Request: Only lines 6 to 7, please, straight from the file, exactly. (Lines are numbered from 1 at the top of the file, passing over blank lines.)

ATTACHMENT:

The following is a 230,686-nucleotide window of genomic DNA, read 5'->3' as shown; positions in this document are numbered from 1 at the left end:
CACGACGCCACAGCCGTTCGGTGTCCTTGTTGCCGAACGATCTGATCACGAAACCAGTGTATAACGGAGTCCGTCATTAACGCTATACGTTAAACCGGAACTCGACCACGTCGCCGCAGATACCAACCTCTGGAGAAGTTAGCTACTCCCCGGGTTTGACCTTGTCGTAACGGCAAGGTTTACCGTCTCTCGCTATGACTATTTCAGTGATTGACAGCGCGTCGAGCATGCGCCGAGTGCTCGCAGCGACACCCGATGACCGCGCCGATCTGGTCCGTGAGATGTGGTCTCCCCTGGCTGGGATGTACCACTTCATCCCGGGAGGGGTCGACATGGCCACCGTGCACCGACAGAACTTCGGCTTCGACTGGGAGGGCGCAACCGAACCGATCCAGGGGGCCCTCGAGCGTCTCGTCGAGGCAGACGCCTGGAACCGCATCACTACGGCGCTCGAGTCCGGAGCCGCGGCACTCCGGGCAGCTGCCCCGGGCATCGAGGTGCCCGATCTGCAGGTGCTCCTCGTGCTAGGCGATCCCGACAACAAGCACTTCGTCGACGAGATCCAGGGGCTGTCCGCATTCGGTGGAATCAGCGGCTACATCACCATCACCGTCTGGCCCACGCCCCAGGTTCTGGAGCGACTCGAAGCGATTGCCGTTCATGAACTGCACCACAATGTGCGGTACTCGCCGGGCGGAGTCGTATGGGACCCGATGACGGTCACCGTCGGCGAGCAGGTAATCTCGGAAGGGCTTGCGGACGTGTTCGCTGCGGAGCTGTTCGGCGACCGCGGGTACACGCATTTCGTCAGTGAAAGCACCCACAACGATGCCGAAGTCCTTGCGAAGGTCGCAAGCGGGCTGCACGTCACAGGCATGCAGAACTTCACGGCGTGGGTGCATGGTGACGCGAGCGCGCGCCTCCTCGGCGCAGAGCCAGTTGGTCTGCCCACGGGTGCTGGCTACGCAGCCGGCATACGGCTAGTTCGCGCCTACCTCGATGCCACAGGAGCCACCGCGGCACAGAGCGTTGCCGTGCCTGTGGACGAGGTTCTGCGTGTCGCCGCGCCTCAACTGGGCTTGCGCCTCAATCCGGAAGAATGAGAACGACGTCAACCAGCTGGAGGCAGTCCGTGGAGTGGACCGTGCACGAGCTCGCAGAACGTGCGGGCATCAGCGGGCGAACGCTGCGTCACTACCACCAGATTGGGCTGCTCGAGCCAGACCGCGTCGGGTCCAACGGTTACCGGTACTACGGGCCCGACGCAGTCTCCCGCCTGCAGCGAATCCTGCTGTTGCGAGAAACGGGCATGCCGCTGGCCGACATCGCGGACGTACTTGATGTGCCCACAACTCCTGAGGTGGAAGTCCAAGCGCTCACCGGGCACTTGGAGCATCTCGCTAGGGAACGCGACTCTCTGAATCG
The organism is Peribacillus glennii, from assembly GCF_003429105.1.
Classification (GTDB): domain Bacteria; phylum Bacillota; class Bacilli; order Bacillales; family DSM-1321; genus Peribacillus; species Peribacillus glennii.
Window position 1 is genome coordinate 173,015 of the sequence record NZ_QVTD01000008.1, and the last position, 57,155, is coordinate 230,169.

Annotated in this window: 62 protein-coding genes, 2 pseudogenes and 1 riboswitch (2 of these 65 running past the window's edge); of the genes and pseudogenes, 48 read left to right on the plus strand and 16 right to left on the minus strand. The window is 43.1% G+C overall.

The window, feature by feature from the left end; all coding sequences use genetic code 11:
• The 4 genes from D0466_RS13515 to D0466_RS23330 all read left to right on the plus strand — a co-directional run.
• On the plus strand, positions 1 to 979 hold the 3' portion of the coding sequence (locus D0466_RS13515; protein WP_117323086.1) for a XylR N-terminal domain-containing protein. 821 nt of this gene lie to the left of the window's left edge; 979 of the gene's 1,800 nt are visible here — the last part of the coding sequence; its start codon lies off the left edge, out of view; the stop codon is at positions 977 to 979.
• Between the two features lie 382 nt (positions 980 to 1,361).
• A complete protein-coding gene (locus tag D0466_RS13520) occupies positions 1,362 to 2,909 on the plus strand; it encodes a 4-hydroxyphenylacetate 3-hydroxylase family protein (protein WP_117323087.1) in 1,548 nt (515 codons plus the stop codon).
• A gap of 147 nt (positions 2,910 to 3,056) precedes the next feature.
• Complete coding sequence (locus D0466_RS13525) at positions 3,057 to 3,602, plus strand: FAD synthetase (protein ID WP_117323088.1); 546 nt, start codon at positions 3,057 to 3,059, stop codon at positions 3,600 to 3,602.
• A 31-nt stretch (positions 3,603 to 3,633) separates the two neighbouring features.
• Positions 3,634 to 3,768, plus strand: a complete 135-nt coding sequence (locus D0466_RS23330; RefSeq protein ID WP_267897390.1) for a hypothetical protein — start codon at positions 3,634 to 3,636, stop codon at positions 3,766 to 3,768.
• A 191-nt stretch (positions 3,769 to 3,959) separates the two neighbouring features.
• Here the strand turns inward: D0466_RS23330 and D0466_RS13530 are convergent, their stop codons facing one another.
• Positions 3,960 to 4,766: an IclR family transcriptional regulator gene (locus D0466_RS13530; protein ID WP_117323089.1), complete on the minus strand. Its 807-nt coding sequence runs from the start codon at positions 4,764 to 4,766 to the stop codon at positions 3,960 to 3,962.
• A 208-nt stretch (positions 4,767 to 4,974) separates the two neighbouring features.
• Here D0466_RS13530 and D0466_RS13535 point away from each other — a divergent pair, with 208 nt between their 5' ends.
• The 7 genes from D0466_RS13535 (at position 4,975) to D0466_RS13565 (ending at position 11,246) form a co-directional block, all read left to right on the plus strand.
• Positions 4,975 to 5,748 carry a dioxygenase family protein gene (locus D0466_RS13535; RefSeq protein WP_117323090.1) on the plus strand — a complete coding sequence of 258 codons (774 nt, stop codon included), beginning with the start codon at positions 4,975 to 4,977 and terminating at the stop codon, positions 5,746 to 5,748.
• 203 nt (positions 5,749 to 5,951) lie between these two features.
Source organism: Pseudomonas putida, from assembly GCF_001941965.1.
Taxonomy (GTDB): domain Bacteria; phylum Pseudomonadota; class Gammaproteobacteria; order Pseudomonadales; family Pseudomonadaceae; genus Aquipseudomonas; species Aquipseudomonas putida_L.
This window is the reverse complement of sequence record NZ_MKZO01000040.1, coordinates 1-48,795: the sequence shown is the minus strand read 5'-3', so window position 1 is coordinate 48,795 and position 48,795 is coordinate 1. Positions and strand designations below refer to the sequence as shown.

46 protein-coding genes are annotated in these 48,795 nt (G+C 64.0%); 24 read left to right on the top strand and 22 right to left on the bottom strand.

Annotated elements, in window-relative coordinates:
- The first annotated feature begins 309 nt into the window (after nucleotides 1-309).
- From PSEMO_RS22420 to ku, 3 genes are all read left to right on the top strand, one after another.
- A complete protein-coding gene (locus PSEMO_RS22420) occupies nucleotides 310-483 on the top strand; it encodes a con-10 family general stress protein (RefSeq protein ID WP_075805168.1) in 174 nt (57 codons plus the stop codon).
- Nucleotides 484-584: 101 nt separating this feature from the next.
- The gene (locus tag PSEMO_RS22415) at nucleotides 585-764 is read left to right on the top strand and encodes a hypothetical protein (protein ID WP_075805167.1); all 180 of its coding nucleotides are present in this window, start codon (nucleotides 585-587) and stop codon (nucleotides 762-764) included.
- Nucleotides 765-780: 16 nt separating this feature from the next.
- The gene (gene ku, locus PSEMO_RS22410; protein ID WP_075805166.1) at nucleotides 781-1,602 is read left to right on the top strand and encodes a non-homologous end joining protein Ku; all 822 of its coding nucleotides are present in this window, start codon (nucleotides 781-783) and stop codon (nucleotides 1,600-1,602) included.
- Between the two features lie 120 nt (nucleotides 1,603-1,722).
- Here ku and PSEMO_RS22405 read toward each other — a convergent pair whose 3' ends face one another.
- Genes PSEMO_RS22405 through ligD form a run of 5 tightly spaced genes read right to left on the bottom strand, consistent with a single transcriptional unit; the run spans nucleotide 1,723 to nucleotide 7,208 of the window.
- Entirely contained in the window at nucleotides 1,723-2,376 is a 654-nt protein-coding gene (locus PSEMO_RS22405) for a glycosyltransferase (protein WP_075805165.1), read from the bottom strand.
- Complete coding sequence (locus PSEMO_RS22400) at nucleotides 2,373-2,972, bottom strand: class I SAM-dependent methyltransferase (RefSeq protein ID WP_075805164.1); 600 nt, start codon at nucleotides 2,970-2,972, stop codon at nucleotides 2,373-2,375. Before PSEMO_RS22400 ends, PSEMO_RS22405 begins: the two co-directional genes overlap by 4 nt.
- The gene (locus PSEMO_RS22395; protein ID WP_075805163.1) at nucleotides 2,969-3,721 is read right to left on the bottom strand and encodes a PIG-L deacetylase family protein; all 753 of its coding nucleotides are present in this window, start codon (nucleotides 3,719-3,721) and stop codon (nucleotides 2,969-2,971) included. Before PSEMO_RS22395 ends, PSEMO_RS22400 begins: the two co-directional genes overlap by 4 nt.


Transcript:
Annotated in this window: 62 protein-coding genes, 2 pseudogenes and 1 riboswitch (2 of these 65 running past the window's edge); of the genes and pseudogenes, 48 read left to right on the plus strand and 16 right to left on the minus strand. The window is 43.1% G+C overall.

The window, feature by feature from the left end; all coding sequences use genetic code 11: